I concentrated on breathing and tried not to panic. It is really not a nice experience lying there on a couch with this "thing" moving up and down, making a noise like a state of the art silent washing machine about to take off while everyone else hides behind a shield.
And then the worst thing in the world began to happen...I began to feel hotter and hotter inside!
At first I thought I was imagining it - that it was a by product of my panic - but after a few more seconds of it, I was wishing it was a result of my fear. But my breath was getting warmer and warmer, then hotter and hotter.
I'm cooking! I thought. I'm cooking from the inside out and any moment now a bell is going ring like a microwave oven and I'm going to explode!
Just when I thought I could not take it any more, the machine began to slow and then the lights came back on.
"That's it!" said the Asian lady coming round to unhook me. "It's all done".
She told me the dye was colourless so I would not see it in my pee or anything, but to make sure I drank lots of water to flush it out. I gathered my things and was told to go and sit out in the waiting room for five minutes in case I had a reaction to the dye - people can still have a reaction up to five minutes later. Gee, cheers for telling me now! I thought sarcastically, but it was too late now anyhow.
"Thanks Guys" I said genuinely as I left the room. The Asian guy told me I was welcome.
I hated the thought that perhaps they had seen something on the scan that I did not yet know about, but if they did, there were no signs of it from them.
I sat outside, feeling slightly out of it. Which is understandable seeing as I had just been exposed to 70 times more radiation than a typical X-Ray; the equivalent of two years worth of background radiation.
Not for the first time did I think it was ironic that to treat my cancer I was being exposed to a great many things that caused cancer...
There was another lady, sitting in a gown, when I came out, in the waiting area. At first I just smiled at her, but as she passed me to go the changing room we had a little chat about how horrid it was.
"Did it feel like your breath was getting heated up?" I asked her.
"Yes! And I'm glad they told me that I would feel like I might pee myself" she said too.
Huh? That was news to me.
I had been told not to eat for 5 hours before - she had not. But she was being scanned for the throat and liver she said, so maybe it was different rules for different areas of the body. But it was nice to chat to someone who had just been through the same experience, so she sat there for a while after she had changed, as she felt a little woozy she said.
It was only a CT scan. I mean, come on, what was I worried about?
Back Home To Normality
I drove home with no problems - I had been gone for less than an hour in total. I gobbled some chocolate buttons as soon as I got in - I had eaten zero breakfast as per their instructions; perhaps that was why I still felt somewhat odd and not because I had been blasted with radiation? I tentatively thought - and then ate a bacon sandwich. It tasted fishy. For the rest of the morning, I had a metallic taste in my mouth and I felt a little hot, like I had been out in the sun, but I looked okay apparently.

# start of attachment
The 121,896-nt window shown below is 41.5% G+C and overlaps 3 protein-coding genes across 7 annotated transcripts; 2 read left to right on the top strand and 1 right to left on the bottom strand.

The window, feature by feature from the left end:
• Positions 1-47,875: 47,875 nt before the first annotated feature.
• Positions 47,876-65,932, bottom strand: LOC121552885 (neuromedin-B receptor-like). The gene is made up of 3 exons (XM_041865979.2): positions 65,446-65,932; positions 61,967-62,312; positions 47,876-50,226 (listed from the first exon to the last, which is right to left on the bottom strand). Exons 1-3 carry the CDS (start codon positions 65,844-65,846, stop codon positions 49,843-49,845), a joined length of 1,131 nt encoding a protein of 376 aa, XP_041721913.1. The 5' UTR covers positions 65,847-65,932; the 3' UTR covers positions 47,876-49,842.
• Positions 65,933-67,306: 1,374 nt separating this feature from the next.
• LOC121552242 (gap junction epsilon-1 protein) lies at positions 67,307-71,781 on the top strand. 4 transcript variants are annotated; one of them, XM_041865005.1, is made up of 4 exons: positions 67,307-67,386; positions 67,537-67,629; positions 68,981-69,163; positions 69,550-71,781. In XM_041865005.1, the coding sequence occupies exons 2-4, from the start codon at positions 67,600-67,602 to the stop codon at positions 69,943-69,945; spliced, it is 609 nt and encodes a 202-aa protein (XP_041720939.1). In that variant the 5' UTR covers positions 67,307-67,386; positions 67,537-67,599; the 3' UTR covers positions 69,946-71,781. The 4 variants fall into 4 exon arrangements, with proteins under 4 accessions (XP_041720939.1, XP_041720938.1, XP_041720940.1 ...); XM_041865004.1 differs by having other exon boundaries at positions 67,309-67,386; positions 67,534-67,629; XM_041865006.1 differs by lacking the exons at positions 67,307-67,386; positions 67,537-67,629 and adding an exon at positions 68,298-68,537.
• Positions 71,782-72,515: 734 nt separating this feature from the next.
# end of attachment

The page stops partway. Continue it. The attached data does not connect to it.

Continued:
I then felt the urge to eat some red and yellow peppers in the fridge and stuffed them with lots of garlic, cayenne chilli powder, rice, breadcrumbs and basil, almost as if the eating of these ingredients would help my body begin to combat the blasting I had just had. I then had a little sleep and now feel my usual self; the spaced out feeling has gone.
Overall - I really did not like my experience with the CT scanner. But I believe that my journey with cancer treatment is only going to get worse, so perhaps I shall look back on this encounter fondly at a later date...
On A Personal Note...
Ha ha! This whole thing is "personal" not just this section! I just wanted to comment that I am sorry if these hubs are too personal and boring in places, but to me they are a record of my encounters.
I am not really writing these in the hope to gain a following - this whole cancer thing is not the reason that I joined Hubpages. I joined Hubpages and then discovered I had cancer. Hopefully, once I have recovered, I can go back to writing delightful articles about book reviews and home crafts with the kids and indeed I look forward to the time when I can do this. For those of you who are doing just this - I envy you so much and hope you are truly enjoying and relishing your time.
I never realised it could all be taken away from you so soon and so suddenly.
Facts About CT Scanning
- CT scan (formerly known as CAT scan) stands for Computerised (Axial) Tomography scan
- The scan uses X-Ray and a computer to create a detailed view of the inside of your body
- Images produced by a CT scan are called Tomograms
- Tomograms show views of structures inside the body, such as internal organs, blood vessels, bones and tumors
- Many CT scans require an injection of contrast material to help tell the difference between blood vessels and other structures
- The amount of radiation you are exposed to during a CT scan is very small (this type of exposure would increase your risk of getting cancer by 1 in 1,000)
- In rare cases, the contrast medium used before CT scans can cause an allergic reaction
Source: Information taken from: CT Scan - NHS Choices - www.nhs.uk
© 2011 Earthy Mother